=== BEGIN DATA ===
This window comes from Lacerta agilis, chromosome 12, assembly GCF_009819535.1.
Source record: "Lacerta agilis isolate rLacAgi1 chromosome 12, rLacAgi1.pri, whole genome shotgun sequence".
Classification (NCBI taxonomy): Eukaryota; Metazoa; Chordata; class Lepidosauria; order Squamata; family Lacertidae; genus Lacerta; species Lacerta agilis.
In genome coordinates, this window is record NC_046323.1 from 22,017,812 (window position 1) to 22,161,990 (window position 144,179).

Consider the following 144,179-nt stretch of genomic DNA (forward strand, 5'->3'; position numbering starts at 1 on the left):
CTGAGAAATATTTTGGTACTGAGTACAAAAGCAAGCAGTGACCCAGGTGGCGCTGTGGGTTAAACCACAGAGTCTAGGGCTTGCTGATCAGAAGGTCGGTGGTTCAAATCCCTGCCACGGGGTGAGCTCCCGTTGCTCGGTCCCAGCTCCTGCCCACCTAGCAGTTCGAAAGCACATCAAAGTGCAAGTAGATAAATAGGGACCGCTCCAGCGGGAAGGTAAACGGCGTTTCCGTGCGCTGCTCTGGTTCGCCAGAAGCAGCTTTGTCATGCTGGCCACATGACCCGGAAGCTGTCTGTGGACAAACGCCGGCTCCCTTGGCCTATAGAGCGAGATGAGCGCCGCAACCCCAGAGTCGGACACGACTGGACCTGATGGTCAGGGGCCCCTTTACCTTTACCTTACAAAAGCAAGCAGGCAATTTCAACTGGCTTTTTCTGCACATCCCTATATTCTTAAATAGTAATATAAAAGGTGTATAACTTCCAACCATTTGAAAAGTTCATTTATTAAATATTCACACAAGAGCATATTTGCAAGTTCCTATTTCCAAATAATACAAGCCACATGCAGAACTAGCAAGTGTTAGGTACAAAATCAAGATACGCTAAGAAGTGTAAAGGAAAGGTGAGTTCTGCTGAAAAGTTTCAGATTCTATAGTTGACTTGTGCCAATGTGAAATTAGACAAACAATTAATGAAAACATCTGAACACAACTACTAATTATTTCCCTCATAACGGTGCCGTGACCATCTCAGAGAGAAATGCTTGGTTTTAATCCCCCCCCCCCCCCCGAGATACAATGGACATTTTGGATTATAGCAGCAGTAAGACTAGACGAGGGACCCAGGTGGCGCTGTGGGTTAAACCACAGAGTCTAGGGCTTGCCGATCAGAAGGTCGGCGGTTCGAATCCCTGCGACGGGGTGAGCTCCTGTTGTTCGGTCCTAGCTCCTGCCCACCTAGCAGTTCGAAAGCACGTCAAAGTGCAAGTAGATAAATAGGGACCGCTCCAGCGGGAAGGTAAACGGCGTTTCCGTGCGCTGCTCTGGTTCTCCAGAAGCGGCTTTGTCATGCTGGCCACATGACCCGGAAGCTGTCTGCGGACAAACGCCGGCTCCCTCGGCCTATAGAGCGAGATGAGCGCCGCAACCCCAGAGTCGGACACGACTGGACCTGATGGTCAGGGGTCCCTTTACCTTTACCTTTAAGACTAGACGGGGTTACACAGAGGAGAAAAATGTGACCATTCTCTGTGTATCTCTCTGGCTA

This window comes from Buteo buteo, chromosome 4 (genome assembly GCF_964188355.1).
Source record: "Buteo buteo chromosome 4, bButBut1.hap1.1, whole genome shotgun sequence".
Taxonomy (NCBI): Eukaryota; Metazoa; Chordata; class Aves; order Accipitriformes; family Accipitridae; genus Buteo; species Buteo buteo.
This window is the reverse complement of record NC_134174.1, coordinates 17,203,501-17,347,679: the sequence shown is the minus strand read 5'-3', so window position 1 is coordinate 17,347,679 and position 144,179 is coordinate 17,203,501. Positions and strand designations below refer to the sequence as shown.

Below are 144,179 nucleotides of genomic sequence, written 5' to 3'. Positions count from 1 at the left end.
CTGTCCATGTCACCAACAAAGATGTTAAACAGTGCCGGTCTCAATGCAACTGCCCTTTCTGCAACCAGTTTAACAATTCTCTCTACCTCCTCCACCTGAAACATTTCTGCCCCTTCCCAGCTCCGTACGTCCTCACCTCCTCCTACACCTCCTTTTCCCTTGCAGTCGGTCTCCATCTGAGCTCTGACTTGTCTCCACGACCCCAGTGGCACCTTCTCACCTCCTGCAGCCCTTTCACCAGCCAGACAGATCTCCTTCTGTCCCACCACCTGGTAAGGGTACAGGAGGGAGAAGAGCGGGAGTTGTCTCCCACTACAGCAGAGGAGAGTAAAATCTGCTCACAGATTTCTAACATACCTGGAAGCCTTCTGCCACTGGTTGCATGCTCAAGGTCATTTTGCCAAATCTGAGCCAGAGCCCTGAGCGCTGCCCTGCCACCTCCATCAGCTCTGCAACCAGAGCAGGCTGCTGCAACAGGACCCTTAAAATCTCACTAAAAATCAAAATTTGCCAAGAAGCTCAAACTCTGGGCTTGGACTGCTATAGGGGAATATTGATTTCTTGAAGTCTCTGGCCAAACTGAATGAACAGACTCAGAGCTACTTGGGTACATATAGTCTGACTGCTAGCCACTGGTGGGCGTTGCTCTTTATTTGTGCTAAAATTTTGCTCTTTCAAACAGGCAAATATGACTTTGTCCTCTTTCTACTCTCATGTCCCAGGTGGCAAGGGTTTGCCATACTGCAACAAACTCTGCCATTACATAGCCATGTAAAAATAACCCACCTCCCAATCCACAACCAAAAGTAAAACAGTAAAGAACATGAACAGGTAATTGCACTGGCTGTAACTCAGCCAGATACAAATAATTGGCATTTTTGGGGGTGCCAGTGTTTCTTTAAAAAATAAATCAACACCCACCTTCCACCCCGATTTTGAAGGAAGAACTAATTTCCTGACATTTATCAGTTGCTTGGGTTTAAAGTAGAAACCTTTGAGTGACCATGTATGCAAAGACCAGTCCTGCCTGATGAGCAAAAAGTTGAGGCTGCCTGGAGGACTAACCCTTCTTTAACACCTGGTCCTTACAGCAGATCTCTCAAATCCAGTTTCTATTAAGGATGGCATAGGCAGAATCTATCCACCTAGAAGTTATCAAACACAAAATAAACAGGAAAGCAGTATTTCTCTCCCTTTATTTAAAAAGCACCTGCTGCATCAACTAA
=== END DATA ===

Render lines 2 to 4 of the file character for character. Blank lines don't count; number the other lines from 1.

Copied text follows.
Source record: "Lacerta agilis isolate rLacAgi1 chromosome 12, rLacAgi1.pri, whole genome shotgun sequence".
Classification (NCBI taxonomy): Eukaryota; Metazoa; Chordata; class Lepidosauria; order Squamata; family Lacertidae; genus Lacerta; species Lacerta agilis.
In genome coordinates, this window is record NC_046323.1 from 22,017,812 (window position 1) to 22,161,990 (window position 144,179).